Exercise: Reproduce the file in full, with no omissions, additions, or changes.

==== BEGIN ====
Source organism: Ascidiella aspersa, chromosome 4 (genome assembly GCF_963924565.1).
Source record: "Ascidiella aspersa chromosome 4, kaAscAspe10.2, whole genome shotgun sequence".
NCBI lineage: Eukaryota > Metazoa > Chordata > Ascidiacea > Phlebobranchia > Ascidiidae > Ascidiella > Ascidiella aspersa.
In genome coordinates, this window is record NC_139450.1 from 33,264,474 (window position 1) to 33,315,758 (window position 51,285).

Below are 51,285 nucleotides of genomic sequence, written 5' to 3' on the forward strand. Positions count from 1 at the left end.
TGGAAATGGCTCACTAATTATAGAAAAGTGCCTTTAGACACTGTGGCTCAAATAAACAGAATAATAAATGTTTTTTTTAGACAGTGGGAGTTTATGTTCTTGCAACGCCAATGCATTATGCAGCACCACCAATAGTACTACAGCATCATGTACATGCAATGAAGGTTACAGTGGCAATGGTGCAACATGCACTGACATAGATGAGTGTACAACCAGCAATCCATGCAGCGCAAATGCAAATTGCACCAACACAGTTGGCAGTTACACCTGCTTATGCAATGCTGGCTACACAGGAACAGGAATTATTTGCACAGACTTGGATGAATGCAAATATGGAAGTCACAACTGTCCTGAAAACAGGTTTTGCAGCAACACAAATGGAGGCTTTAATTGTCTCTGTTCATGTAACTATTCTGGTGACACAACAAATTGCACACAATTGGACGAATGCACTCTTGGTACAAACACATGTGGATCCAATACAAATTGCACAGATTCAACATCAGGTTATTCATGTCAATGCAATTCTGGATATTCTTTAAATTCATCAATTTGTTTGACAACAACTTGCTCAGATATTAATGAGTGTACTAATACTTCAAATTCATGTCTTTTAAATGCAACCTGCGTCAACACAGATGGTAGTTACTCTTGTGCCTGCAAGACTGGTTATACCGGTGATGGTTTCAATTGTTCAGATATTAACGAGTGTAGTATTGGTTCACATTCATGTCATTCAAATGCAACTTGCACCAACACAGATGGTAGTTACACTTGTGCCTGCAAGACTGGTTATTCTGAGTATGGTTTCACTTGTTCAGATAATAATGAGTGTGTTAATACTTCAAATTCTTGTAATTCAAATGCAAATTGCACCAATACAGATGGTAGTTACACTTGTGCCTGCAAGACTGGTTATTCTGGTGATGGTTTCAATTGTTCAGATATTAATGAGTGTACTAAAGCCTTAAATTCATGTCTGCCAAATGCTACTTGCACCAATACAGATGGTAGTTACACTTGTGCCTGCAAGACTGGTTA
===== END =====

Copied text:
Source organism: Ascidiella aspersa, chromosome 4 (genome assembly GCF_963924565.1).
Source record: "Ascidiella aspersa chromosome 4, kaAscAspe10.2, whole genome shotgun sequence".
NCBI lineage: Eukaryota > Metazoa > Chordata > Ascidiacea > Phlebobranchia > Ascidiidae > Ascidiella > Ascidiella aspersa.
In genome coordinates, this window is record NC_139450.1 from 33,264,474 (window position 1) to 33,315,758 (window position 51,285).

Below are 51,285 nucleotides of genomic sequence, written 5' to 3' on the forward strand. Positions count from 1 at the left end.
TGGAAATGGCTCACTAATTATAGAAAAGTGCCTTTAGACACTGTGGCTCAAATAAACAGAATAATAAATGTTTTTTTTAGACAGTGGGAGTTTATGTTCTTGCAACGCCAATGCATTATGCAGCACCACCAATAGTACTACAGCATCATGTACATGCAATGAAGGTTACAGTGGCAATGGTGCAACATGCACTGACATAGATGAGTGTACAACCAGCAATCCATGCAGCGCAAATGCAAATTGCACCAACACAGTTGGCAGTTACACCTGCTTATGCAATGCTGGCTACACAGGAACAGGAATTATTTGCACAGACTTGGATGAATGCAAATATGGAAGTCACAACTGTCCTGAAAACAGGTTTTGCAGCAACACAAATGGAGGCTTTAATTGTCTCTGTTCATGTAACTATTCTGGTGACACAACAAATTGCACACAATTGGACGAATGCACTCTTGGTACAAACACATGTGGATCCAATACAAATTGCACAGATTCAACATCAGGTTATTCATGTCAATGCAATTCTGGATATTCTTTAAATTCATCAATTTGTTTGACAACAACTTGCTCAGATATTAATGAGTGTACTAATACTTCAAATTCATGTCTTTTAAATGCAACCTGCGTCAACACAGATGGTAGTTACTCTTGTGCCTGCAAGACTGGTTATACCGGTGATGGTTTCAATTGTTCAGATATTAACGAGTGTAGTATTGGTTCACATTCATGTCATTCAAATGCAACTTGCACCAACACAGATGGTAGTTACACTTGTGCCTGCAAGACTGGTTATTCTGAGTATGGTTTCACTTGTTCAGATAATAATGAGTGTGTTAATACTTCAAATTCTTGTAATTCAAATGCAAATTGCACCAATACAGATGGTAGTTACACTTGTGCCTGCAAGACTGGTTATTCTGGTGATGGTTTCAATTGTTCAGATATTAATGAGTGTACTAAAGCCTTAAATTCATGTCTGCCAAATGCTACTTGCACCAATACAGATGGTAGTTACACTTGTGCCTGCAAGACTGGTTA